There are a number of things we could do. We can give property owners an incentive to preserve their trees by charging them a fee for every tree that is removed. This fee could be on a sliding scale so that larger trees require much larger payments; this only makes sense as they are providing much more value. Additionally, we can require property owners that remove trees to replace them with trees that will grow to a comparable size. Lastly, we could exact a developer fee whose proceeds will go to planting and maintaining trees in the city, possibility including trees in new traffic calming as is already done in some neighborhoods (e.g. Capitol Hill).

Lastly, consider that a ban on development in order to protect trees would have a disproportionately negative effect on forests outside the city. A modest sized apartment building in an urban location can prevent acres of sprawl and tree removal on the outer edge of the city.

Tree Policy

We are slowly losing our urban tree cover, and this is really unfortunate for a number of reasons: tree make the city more pleasant and more livable, trees promote better mental health, trees keep us cooler in the summer and warmer in the winter, trees are good for the other plants and animals in the city. But we have long had a tension between density and trees: laws to protect urban forests have been used to block development, but when development does come, it often takes trees with it. However, when development in the urban core is blocked, we get sprawl, and lose many more trees on the outskirts. So how do we have both trees and development while fostering equity? 

One proposal I have seen suggested is 3-30-300

Here are some ideas from a panel discussion in Portland.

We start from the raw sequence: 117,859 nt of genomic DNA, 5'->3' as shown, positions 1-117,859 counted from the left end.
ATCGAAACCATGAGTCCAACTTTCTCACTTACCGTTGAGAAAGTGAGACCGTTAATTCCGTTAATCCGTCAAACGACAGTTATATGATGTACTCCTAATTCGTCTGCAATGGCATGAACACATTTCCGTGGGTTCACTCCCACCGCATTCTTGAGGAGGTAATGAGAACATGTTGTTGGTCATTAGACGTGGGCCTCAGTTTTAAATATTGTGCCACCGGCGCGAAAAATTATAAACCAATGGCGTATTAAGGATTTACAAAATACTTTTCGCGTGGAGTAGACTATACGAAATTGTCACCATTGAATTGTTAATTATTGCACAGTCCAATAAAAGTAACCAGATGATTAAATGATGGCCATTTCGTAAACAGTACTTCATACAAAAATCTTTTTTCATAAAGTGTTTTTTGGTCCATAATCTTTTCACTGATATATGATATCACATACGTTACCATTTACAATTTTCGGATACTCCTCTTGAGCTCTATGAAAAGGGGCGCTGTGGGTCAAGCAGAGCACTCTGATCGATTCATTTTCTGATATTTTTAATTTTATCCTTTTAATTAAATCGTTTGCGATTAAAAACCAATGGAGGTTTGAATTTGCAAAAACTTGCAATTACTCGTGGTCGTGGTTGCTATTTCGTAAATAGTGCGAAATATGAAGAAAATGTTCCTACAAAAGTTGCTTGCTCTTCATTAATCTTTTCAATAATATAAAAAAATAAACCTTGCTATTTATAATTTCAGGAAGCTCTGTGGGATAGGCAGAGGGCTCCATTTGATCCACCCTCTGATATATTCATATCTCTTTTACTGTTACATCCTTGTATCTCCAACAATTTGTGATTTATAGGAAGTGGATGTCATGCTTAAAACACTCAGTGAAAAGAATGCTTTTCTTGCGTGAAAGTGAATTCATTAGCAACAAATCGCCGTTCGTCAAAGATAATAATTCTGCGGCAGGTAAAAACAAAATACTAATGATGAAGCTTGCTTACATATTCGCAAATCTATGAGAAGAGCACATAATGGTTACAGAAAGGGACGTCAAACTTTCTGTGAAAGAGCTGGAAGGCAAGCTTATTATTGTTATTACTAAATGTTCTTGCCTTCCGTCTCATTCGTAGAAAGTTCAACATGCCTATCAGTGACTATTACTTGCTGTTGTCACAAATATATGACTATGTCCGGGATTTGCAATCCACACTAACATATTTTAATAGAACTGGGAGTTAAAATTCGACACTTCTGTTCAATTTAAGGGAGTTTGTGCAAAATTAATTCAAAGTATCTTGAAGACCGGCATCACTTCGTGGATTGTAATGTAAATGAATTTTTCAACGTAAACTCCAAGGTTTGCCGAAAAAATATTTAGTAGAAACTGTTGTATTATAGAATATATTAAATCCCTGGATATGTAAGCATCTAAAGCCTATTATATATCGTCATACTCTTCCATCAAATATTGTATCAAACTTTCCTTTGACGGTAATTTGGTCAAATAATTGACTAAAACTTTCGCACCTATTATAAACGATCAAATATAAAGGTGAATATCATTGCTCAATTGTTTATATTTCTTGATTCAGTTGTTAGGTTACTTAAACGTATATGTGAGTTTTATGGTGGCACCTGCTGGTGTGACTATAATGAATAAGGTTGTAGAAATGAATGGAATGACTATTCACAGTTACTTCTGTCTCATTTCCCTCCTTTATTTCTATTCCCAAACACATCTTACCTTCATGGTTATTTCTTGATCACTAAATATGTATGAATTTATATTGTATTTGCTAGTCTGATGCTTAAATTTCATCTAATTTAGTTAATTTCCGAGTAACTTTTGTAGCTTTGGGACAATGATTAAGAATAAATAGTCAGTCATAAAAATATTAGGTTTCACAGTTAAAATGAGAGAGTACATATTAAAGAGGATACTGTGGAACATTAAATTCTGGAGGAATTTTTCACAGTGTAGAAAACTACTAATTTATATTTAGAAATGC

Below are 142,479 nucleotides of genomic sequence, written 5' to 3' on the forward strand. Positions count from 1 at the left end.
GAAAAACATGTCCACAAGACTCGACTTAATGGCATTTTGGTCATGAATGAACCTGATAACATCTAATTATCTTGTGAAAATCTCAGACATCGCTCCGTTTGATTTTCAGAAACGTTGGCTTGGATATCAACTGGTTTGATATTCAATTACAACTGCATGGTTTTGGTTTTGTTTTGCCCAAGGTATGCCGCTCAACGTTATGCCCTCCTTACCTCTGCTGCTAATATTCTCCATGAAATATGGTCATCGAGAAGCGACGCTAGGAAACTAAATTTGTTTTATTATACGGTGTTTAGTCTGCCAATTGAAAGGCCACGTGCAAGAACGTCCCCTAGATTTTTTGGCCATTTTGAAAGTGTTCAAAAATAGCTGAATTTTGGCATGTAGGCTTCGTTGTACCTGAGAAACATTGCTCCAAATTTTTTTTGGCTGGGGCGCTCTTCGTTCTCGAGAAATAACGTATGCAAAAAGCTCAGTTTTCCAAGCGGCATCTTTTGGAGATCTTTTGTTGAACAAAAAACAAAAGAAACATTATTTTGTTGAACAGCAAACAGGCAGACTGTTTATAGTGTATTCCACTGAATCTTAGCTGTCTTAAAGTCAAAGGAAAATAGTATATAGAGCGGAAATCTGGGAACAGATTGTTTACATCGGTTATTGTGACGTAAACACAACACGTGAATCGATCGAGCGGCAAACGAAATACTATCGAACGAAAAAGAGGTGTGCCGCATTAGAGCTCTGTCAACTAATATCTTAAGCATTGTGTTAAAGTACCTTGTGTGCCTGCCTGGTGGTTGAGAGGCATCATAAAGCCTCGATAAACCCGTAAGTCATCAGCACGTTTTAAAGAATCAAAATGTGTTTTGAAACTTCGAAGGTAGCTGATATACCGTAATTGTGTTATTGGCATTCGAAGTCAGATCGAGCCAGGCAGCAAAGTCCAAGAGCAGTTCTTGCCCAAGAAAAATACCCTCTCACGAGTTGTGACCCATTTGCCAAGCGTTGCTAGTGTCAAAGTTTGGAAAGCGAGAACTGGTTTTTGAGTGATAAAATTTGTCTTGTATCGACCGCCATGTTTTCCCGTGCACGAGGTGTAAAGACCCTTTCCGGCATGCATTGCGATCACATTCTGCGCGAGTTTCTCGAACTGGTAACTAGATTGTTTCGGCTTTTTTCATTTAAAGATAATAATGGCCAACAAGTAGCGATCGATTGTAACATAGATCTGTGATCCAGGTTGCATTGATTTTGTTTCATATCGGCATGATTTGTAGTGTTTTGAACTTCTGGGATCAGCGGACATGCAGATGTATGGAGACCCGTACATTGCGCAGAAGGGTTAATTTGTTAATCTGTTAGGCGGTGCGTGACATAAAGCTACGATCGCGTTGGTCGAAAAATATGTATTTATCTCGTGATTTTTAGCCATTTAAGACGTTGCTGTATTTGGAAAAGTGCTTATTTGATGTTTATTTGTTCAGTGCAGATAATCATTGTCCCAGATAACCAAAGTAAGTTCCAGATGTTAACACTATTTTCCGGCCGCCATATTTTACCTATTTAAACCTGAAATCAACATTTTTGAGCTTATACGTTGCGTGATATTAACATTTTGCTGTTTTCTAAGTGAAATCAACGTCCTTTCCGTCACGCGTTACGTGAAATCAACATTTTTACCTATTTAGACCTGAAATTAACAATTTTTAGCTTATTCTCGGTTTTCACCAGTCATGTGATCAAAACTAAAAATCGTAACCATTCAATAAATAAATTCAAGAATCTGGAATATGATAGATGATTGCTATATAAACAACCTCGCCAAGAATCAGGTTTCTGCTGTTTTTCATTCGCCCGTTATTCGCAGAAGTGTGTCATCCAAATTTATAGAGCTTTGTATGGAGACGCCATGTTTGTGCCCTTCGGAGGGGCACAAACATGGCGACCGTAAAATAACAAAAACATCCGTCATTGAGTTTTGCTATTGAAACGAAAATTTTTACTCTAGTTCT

Articles on Tree Policies:

Parking Policy

Many people will drive, even when they know they’ll be stuck in traffic they will drive. They won't drive if they know they won't have a place to park. That shows you the power of parking. –  Brent Toderian

Parking policy also falls under land use. Most American cities have many more parking spaces than they have vehicles, and many would argue that these spaces could be put to better use. Moreover, more parking enables more car use in urban areas, which we are trying to reduce. By using space for parking, instead for buildings, we are putting buildings further apart, which makes neighborhoods less walkable. Urban planners have suggested these three rules for parking:

Since the pandemic, Seattle has vastly decreased the amount it charges for street parking. The maximum fee was $5, and is now $2/hr. Seattle does have a parking tax, which commercial parking lots must pay, but does not tax businesses which provide free parking to their employees or customers, which it could choose to do.

Zoning Reforms Elsewhere

 to boost housing, as he put in, “inside the box...People are probably familiar with monster houses ... maybe it’s six, seven thousand square feet,” he said. “We think, inside that box, you could have three or four units as an alternative ... You would carve it up differently, and actually be able to house a greater diversity of people.”

Other local resources